CIO Looks at IT Breakdowns in Health Care Organizations
An article in the current issue of CIO magazine looks at several major information technology breakdowns in the health care industry in the last year, including incidents at several California health care organizations, summarized below.
Cedars-Sinai Medical Center in Los Angeles suspended use of its computerized physician order entry system in January following physician complaints.
- In March, a power outage caused Kaiser Permanente to misprint labels on prescription drugs; it contacted 4,700 people to verify their orders after the incident.
- A laboratory computer system failure in April at Los Angeles County-USC Medical Center caused the emergency room to turn away ambulances.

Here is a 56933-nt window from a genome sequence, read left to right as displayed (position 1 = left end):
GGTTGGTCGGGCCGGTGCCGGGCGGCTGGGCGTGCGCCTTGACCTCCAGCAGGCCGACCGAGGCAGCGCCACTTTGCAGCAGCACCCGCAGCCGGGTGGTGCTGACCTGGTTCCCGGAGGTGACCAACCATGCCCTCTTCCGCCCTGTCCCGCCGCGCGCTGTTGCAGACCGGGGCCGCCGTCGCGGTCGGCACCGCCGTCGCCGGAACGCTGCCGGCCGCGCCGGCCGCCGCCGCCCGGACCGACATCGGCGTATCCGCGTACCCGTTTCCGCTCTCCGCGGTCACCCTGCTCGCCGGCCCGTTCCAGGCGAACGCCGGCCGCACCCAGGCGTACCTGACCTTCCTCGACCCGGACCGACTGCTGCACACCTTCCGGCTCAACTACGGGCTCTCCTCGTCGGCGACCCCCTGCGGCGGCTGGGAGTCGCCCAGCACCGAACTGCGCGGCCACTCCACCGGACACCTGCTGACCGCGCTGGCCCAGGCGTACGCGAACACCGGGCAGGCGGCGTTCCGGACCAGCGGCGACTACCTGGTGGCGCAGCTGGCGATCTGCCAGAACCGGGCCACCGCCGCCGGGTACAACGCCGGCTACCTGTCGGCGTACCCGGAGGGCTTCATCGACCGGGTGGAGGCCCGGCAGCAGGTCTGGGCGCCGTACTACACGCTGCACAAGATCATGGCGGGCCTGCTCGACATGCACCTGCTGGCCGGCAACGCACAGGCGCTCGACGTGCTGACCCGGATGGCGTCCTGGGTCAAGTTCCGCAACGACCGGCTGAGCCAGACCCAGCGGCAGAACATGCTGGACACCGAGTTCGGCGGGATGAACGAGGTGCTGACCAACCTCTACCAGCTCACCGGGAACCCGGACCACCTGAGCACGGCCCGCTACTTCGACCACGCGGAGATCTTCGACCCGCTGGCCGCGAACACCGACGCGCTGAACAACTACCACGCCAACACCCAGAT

CIO also considers the case of Knoxville, Tenn.-based Covenant Health, a six-hospital system whose network was infected by a virus in January. The virus entered the network through a single open port between a prescription computer system at Covenant and a "trusted technology partner," CIO reports. The six hospitals reverted to manual care, and it took 12 hours to repair the network. "What you learn from this is that it doesn't take much to affect health care," Frank Clark, CIO and senior vice president of Covenant, said, adding, "We were exploited by one little vulnerability and a crude virus that just overwhelmed everybody" (Berinato, CIO, 6/15). This is part of the California Healthline Daily Edition, a summary of health policy coverage from major news organizations. Sign up for an email subscription.